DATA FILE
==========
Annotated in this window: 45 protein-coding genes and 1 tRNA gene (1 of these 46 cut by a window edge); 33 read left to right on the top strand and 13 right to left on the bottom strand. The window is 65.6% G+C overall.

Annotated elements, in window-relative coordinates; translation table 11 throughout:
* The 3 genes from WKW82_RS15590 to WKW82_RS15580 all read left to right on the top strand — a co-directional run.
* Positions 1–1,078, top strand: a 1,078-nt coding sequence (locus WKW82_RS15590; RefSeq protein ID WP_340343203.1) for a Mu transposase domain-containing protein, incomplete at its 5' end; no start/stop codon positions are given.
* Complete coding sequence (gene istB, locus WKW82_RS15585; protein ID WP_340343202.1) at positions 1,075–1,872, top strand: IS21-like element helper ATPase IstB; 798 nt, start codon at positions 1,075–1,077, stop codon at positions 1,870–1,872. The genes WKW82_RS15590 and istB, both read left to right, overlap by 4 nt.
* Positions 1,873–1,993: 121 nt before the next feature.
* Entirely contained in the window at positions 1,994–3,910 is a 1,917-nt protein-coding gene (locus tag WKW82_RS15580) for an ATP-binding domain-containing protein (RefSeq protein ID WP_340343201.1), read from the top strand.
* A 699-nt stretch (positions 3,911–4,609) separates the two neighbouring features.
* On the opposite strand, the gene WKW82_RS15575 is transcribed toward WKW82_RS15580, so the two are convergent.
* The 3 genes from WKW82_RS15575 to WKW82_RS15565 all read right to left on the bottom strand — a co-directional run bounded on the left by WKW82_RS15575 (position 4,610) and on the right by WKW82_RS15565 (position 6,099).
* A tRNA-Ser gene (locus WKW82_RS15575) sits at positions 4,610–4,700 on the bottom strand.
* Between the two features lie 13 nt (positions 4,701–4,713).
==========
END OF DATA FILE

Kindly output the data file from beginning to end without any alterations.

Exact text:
Annotated in this window: 45 protein-coding genes and 1 tRNA gene (1 of these 46 cut by a window edge); 33 read left to right on the top strand and 13 right to left on the bottom strand. The window is 65.6% G+C overall.

Annotated elements, in window-relative coordinates; translation table 11 throughout:
* The 3 genes from WKW82_RS15590 to WKW82_RS15580 all read left to right on the top strand — a co-directional run.
* Positions 1–1,078, top strand: a 1,078-nt coding sequence (locus WKW82_RS15590; RefSeq protein ID WP_340343203.1) for a Mu transposase domain-containing protein, incomplete at its 5' end; no start/stop codon positions are given.
* Complete coding sequence (gene istB, locus WKW82_RS15585; protein ID WP_340343202.1) at positions 1,075–1,872, top strand: IS21-like element helper ATPase IstB; 798 nt, start codon at positions 1,075–1,077, stop codon at positions 1,870–1,872. The genes WKW82_RS15590 and istB, both read left to right, overlap by 4 nt.
* Positions 1,873–1,993: 121 nt before the next feature.
* Entirely contained in the window at positions 1,994–3,910 is a 1,917-nt protein-coding gene (locus tag WKW82_RS15580) for an ATP-binding domain-containing protein (RefSeq protein ID WP_340343201.1), read from the top strand.
* A 699-nt stretch (positions 3,911–4,609) separates the two neighbouring features.
* On the opposite strand, the gene WKW82_RS15575 is transcribed toward WKW82_RS15580, so the two are convergent.
* The 3 genes from WKW82_RS15575 to WKW82_RS15565 all read right to left on the bottom strand — a co-directional run bounded on the left by WKW82_RS15575 (position 4,610) and on the right by WKW82_RS15565 (position 6,099).
* A tRNA-Ser gene (locus WKW82_RS15575) sits at positions 4,610–4,700 on the bottom strand.
* Between the two features lie 13 nt (positions 4,701–4,713).